In your use of the Website and/or Services you shall: comply with all applicable laws, regulations, directives and legislations which apply to your Use of the Website and/or Services in whatever country you are physically located including without limitation any and all consumer law, export control laws and regulations; provide to us true, correct and accurate information and promptly inform us in the event that any information that you have provided to us changes or becomes inaccurate; notify Mondaq immediately of any circumstances where you have reason to believe that any Intellectual Property Rights or any other rights of any third party may have been infringed; co-operate with reasonable security or other checks or requests for information made by Mondaq from time to time; and at all times be fully liable for the breach of any of these Terms by a third party using your login details to access the Website and/or Services

however, you shall not: do anything likely to impair, interfere with or damage or cause harm or distress to any persons, or the network; do anything that will infringe any Intellectual Property Rights or other rights of Mondaq or any third party; or use the Website, Services and/or Content otherwise than in accordance with these Terms; use any trade marks or service marks of Mondaq or the Contributors, or do anything which may be seen to take unfair advantage of the reputation and goodwill of Mondaq or the Contributors, or the Website, Services and/or Content.

Mondaq reserves the right, in its sole discretion, to take any action that it deems necessary and appropriate in the event it considers that there is a breach or threatened breach of the Terms.

Mondaq’s Rights and Obligations

Unless otherwise expressly set out to the contrary, nothing in these Terms shall serve to transfer from Mondaq to you, any Intellectual Property Rights owned by and/or licensed to Mondaq and all rights, title and interest in and to such Intellectual Property Rights will remain exclusively with Mondaq and/or its licensors.

Mondaq shall use its reasonable endeavours to make the Website and Services available to you at all times, but we cannot guarantee an uninterrupted and fault free service.

Mondaq reserves the right to make changes to the services and/or the Website or part thereof, from time to time, and we may add, remove, modify and/or vary any elements of features and functionalities of the Website or the services.

Mondaq also reserves the right from time to time to monitor your Use of the Website and/or services.

Disclaimer

The Content is general information only. It is not intended to constitute legal advice or seek to be the complete and comprehensive statement of the law, nor is it intended to address your specific requirements or provide advice on which reliance should be placed. Mondaq and/or its Contributors and other suppliers make no representations about the suitability of the information contained in the Content for any purpose. All Content provided "as is" without warranty of any kind. Mondaq and/or its Contributors and other suppliers hereby exclude and disclaim all representations, warranties or guarantees with regard to the Content, including all implied warranties and conditions of merchantability, fitness for a particular purpose, title and non-infringement. To the maximum extent permitted by law, Mondaq expressly excludes all representations, warranties, obligations, and liabilities arising out of or in connection with all Content. In no event shall Mondaq and/or its respective suppliers be liable for any special, indirect or consequential damages or any damages whatsoever resulting from loss of use, data or profits, whether in an action of contract, negligence or other tortious action, arising out of or in connection with the use of the Content or performance of Mondaq’s Services.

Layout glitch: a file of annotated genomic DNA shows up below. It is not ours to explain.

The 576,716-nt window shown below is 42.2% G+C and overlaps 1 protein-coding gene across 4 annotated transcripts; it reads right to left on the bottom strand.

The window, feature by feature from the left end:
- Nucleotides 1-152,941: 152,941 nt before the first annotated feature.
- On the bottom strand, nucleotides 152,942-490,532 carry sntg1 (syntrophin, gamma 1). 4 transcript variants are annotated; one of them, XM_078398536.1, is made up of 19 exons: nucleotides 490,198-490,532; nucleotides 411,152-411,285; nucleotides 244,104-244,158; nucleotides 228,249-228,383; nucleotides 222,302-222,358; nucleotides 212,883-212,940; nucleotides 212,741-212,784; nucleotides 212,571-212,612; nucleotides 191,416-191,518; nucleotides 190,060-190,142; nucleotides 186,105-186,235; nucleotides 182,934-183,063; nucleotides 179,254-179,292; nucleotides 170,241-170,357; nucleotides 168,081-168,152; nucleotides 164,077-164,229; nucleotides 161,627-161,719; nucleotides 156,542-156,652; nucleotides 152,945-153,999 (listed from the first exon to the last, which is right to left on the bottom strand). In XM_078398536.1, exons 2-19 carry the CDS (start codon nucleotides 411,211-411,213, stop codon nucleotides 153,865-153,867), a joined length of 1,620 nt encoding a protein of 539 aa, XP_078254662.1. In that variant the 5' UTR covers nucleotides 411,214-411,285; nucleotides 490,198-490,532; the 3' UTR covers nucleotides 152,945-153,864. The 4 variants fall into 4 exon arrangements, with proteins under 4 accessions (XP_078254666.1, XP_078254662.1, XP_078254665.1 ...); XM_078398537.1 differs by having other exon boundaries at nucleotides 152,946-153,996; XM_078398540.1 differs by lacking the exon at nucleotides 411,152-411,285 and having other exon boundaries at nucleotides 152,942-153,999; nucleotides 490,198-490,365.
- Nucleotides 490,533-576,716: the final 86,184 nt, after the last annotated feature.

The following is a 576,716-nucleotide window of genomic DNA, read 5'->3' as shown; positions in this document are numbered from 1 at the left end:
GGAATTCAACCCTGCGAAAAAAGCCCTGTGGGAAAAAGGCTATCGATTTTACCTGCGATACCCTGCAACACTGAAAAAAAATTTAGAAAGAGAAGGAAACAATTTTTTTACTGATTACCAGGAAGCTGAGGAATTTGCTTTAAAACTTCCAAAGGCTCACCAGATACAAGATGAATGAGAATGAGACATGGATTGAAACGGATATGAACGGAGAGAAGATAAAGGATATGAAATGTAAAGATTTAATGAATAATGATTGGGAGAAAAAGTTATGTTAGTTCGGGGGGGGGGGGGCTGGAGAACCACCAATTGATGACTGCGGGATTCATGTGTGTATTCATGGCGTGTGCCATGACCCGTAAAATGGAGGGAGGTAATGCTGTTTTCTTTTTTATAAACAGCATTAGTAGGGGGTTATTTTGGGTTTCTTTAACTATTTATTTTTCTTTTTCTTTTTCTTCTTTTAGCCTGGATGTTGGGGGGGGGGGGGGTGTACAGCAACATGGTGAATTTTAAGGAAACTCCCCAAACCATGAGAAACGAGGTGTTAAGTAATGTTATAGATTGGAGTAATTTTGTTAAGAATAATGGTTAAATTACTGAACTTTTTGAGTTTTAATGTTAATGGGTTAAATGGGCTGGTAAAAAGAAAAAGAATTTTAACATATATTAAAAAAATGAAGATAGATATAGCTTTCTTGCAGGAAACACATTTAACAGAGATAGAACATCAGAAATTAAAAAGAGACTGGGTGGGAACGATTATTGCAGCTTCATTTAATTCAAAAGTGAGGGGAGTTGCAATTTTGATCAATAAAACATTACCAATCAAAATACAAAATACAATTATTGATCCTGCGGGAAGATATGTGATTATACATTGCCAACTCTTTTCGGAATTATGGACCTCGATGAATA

General

Mondaq may alter or amend these Terms by amending them on the Website. By continuing to Use the Services and/or the Website after such amendment, you will be deemed to have accepted any amendment to these Terms.

These Terms shall be governed by and construed in accordance with the laws of England and Wales and you irrevocably submit to the exclusive jurisdiction of the courts of England and Wales to settle any dispute which may arise out of or in connection with these Terms. If you live outside the United Kingdom, English law shall apply only to the extent that English law shall not deprive you of any legal protection accorded in accordance with the law of the place where you are habitually resident ("Local Law"). In the event English law deprives you of any legal protection which is accorded to you under Local Law, then these terms shall be governed by Local Law and any dispute or claim arising out of or in connection with these Terms shall be subject to the non-exclusive jurisdiction of the courts where you are habitually resident.

You may print and keep a copy of these Terms, which form the entire agreement between you and Mondaq and supersede any other communications or advertising in respect of the Service and/or the Website.

No delay in exercising or non-exercise by you and/or Mondaq of any of its rights under or in connection with these Terms shall operate as a waiver or release of each of your or Mondaq’s right. Rather, any such waiver or release must be specifically granted in writing signed by the party granting it.

If any part of these Terms is held unenforceable, that part shall be enforced to the maximum extent permissible so as to give effect to the intent of the parties, and the Terms shall continue in full force and effect.

Mondaq shall not incur any liability to you on account of any loss or damage resulting from any delay or failure to perform all or any part of these Terms if such delay or failure is caused, in whole or in part, by events, occurrences, or causes beyond the control of Mondaq. Such events, occurrences or causes will include, without limitation, acts of God, strikes, lockouts, server and network failure, riots, acts of war, earthquakes, fire and explosions.

By clicking Register you state you have read and agree to our Terms and Conditions